Unlike in the U.S., interchange regulation abroad has been uniform. The European Commission didn't propose 20 basis points for out-of-favor banks and 145 basis points for favored banks. In contrast, in the U.S. to paraphrase George Orwell, all banks are equal but some banks are more equal under the law than others, which is profoundly un-American. Politically sympathetic small banks are exempt from Durbin's punitive price caps.
Leon's ruling requires merchants have routing choice for every debit payment the Fed's original "alternative B" mandating at least two signature and two PIN debit networks for every card. As such, it will also upend debit-network competition.
The temptation and slippery slope of lowering interchange to win transactions would be strong. While regulated and unregulated interchange will be squeezed, issuers can threaten to drop networks cutting interchange to win transactions, particularly for PIN.
Changes to signature-debit network competition will be more momentous. If every issuer has to align with Visa and MasterCard, which collectively have 99.9% market share, the networks could raise fees on issuers, who would no longer influence network share.
How it plays out, however, depends not only on Visa's and MasterCard's actions, but whether Discover with de minimis share today decides to compete and Star, NYCE and other traditional PIN-networks invest to offer sig-authentication and widen acceptance.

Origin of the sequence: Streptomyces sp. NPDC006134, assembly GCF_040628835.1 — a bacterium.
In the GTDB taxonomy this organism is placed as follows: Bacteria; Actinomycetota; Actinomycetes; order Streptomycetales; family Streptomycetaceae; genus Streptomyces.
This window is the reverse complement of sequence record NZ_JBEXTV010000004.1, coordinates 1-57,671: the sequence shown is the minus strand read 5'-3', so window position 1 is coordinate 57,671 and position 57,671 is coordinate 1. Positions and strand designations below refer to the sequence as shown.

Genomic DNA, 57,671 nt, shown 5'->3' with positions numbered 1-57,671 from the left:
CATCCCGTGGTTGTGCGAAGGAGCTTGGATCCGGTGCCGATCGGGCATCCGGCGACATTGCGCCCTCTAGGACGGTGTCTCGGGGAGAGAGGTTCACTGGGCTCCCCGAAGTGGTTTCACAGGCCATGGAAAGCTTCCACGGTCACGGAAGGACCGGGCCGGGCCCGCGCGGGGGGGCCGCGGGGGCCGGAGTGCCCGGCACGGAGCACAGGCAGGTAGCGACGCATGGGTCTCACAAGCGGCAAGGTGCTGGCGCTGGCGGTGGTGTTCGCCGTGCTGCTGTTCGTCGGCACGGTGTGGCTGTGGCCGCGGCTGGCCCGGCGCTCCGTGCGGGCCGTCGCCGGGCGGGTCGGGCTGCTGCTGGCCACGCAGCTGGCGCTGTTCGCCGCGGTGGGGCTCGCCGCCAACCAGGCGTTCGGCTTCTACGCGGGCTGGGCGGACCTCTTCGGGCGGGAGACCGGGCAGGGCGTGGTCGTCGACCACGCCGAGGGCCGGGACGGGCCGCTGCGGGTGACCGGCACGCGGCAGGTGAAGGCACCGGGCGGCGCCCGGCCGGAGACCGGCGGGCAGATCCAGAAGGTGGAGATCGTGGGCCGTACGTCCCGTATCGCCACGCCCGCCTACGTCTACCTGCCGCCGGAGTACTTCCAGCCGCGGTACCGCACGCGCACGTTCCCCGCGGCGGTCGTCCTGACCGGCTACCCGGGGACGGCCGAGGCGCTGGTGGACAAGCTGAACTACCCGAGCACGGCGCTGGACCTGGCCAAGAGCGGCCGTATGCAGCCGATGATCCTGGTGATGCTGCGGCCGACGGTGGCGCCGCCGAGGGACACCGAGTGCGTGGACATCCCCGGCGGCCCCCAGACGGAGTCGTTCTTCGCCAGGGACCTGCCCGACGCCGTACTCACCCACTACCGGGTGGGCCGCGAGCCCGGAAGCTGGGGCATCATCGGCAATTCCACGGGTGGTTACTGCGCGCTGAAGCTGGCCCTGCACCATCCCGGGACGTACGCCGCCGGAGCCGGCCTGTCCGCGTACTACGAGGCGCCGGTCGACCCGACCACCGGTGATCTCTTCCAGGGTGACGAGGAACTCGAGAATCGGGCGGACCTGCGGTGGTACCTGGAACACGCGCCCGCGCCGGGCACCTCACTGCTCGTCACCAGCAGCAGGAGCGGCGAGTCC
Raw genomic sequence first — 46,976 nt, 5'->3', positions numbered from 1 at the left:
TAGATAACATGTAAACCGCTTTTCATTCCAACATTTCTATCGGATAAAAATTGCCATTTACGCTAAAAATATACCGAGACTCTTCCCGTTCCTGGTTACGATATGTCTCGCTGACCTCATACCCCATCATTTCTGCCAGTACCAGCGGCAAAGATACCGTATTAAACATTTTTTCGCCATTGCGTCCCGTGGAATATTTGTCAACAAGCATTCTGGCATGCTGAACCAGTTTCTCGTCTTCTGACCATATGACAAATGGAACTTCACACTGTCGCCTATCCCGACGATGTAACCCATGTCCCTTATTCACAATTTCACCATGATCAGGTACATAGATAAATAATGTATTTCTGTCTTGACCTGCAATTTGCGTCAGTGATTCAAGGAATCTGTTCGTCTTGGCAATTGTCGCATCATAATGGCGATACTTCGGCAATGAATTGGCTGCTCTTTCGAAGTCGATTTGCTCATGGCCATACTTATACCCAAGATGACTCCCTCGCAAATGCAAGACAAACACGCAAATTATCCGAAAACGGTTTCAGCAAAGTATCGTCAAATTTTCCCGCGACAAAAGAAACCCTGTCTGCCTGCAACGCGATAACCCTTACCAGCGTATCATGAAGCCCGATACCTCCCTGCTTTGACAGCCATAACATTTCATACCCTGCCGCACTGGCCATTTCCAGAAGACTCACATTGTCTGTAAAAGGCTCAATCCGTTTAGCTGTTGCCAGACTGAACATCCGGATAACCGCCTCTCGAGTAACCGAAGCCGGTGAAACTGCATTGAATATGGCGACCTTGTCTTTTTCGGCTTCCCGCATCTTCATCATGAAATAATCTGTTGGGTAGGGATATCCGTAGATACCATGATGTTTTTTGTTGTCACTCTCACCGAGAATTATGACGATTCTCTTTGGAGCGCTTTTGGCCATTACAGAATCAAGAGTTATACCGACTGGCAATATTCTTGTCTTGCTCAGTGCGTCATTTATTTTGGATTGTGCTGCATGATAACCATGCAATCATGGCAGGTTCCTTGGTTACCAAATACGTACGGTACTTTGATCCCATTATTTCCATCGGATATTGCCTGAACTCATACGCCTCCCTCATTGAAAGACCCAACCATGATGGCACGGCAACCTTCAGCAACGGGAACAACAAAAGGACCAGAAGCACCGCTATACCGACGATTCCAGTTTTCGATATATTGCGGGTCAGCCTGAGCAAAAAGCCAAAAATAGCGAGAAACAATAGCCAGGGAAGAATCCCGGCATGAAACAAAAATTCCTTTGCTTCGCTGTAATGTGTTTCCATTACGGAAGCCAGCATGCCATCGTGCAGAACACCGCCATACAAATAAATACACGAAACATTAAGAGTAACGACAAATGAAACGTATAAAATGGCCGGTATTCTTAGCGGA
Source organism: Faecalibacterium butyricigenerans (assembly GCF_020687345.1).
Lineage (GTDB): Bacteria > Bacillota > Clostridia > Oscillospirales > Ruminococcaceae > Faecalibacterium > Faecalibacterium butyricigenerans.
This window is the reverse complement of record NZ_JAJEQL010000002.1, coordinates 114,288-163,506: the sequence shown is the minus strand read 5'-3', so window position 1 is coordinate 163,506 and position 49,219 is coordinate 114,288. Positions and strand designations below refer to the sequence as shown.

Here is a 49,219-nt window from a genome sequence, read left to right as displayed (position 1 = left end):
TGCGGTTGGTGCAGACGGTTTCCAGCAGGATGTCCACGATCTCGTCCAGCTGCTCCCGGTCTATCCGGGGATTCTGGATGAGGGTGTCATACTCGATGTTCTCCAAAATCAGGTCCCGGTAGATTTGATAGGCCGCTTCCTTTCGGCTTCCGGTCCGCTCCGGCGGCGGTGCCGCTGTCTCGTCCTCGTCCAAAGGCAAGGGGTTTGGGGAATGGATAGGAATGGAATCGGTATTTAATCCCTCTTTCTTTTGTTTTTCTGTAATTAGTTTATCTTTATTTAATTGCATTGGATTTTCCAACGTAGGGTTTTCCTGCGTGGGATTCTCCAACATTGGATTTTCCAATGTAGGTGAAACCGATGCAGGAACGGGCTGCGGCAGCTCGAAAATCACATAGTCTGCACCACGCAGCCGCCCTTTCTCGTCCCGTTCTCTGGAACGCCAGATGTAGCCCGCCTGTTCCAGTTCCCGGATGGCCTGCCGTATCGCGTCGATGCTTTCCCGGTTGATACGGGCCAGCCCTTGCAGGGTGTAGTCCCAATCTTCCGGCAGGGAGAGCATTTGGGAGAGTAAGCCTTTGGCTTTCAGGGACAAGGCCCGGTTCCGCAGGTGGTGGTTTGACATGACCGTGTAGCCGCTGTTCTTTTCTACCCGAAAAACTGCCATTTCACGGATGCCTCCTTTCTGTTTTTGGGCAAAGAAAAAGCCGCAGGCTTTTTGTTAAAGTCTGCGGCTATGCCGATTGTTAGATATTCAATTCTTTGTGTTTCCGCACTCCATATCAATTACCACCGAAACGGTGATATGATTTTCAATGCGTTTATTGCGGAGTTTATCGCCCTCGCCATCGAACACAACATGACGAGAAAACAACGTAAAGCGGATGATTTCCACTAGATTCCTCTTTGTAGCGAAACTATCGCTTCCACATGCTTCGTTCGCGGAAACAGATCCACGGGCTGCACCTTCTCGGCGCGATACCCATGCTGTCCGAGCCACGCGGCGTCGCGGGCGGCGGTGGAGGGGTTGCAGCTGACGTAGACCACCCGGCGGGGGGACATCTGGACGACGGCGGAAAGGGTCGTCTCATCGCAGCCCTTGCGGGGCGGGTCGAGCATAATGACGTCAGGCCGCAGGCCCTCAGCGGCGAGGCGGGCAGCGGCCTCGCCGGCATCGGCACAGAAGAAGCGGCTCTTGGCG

Historical distinctions between sig and PIN debit networks will blur.
While European regulators have stymied retail network competition, the U.S. payments market is relatively lightly regulated, and has become more competitive, innovative and open. This has enabled an unprecedented wave of new entrants, challenging the status quo, including scores of payments service providers and digital wallets, none of which were hatched in Washington. America's leading retail payment systems Visa, MasterCard, American Express, Discover, PayPal, Star, NYCE and Accel are commercial and independent of banks.
Washington, Brussels and Canberra central planners mandating lower fees at one point in the value chain rather than letting the market set prices and decide value, suppresses competition, knowledge acquisition and innovation, and thereby hurts consumers and merchants.
Regulators gloss over in free markets consumer payment preferences trumping merchants'. Higher interchange up to a point, fuels issuer innovation and enriches cardholder value, spurring greater use. The issue is not what the right interchange price is, but rather should it be set by the state, litigation or the interplay of networks, financial institutions, merchants and consumers in the market.
The payments industry should mount an all-out campaign to repeal the Durbin amendment. The argument should be framed in the public arena in terms of defending markets and cardholders across the socioeconomic spectrum, against Washington central planning. For the sake of payments innovation, competition and consumers, Congress should repeal Durbin's price controls.
Eric Grover is a partner at Intrepid Ventures, a financial services and payments consulting firm in Minden, Nev.